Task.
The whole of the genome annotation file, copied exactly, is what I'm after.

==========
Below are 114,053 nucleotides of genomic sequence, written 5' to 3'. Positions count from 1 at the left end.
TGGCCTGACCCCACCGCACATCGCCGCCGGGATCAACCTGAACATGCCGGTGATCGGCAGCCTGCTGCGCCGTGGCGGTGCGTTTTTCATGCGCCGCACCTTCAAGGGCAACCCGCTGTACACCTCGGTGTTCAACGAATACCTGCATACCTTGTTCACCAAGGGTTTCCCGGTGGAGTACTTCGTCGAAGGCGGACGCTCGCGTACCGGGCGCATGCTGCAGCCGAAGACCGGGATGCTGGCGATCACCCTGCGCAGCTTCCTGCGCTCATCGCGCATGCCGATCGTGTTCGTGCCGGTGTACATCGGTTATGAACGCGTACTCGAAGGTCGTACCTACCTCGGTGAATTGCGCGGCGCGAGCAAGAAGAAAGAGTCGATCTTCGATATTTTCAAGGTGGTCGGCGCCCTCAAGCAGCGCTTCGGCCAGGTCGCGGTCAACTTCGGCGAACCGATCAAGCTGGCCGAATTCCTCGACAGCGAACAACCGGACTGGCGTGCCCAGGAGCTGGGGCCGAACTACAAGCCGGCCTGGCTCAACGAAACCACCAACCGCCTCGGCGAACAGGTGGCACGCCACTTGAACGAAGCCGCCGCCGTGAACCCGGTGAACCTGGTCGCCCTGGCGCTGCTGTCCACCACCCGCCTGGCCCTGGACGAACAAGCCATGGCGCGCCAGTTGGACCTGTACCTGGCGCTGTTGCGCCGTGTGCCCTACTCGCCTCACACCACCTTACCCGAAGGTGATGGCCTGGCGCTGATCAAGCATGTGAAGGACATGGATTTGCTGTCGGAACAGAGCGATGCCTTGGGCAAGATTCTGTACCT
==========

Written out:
Below are 114,053 nucleotides of genomic sequence, written 5' to 3'. Positions count from 1 at the left end.
TGGCCTGACCCCACCGCACATCGCCGCCGGGATCAACCTGAACATGCCGGTGATCGGCAGCCTGCTGCGCCGTGGCGGTGCGTTTTTCATGCGCCGCACCTTCAAGGGCAACCCGCTGTACACCTCGGTGTTCAACGAATACCTGCATACCTTGTTCACCAAGGGTTTCCCGGTGGAGTACTTCGTCGAAGGCGGACGCTCGCGTACCGGGCGCATGCTGCAGCCGAAGACCGGGATGCTGGCGATCACCCTGCGCAGCTTCCTGCGCTCATCGCGCATGCCGATCGTGTTCGTGCCGGTGTACATCGGTTATGAACGCGTACTCGAAGGTCGTACCTACCTCGGTGAATTGCGCGGCGCGAGCAAGAAGAAAGAGTCGATCTTCGATATTTTCAAGGTGGTCGGCGCCCTCAAGCAGCGCTTCGGCCAGGTCGCGGTCAACTTCGGCGAACCGATCAAGCTGGCCGAATTCCTCGACAGCGAACAACCGGACTGGCGTGCCCAGGAGCTGGGGCCGAACTACAAGCCGGCCTGGCTCAACGAAACCACCAACCGCCTCGGCGAACAGGTGGCACGCCACTTGAACGAAGCCGCCGCCGTGAACCCGGTGAACCTGGTCGCCCTGGCGCTGCTGTCCACCACCCGCCTGGCCCTGGACGAACAAGCCATGGCGCGCCAGTTGGACCTGTACCTGGCGCTGTTGCGCCGTGTGCCCTACTCGCCTCACACCACCTTACCCGAAGGTGATGGCCTGGCGCTGATCAAGCATGTGAAGGACATGGATTTGCTGTCGGAACAGAGCGATGCCTTGGGCAAGATTCTGTACCT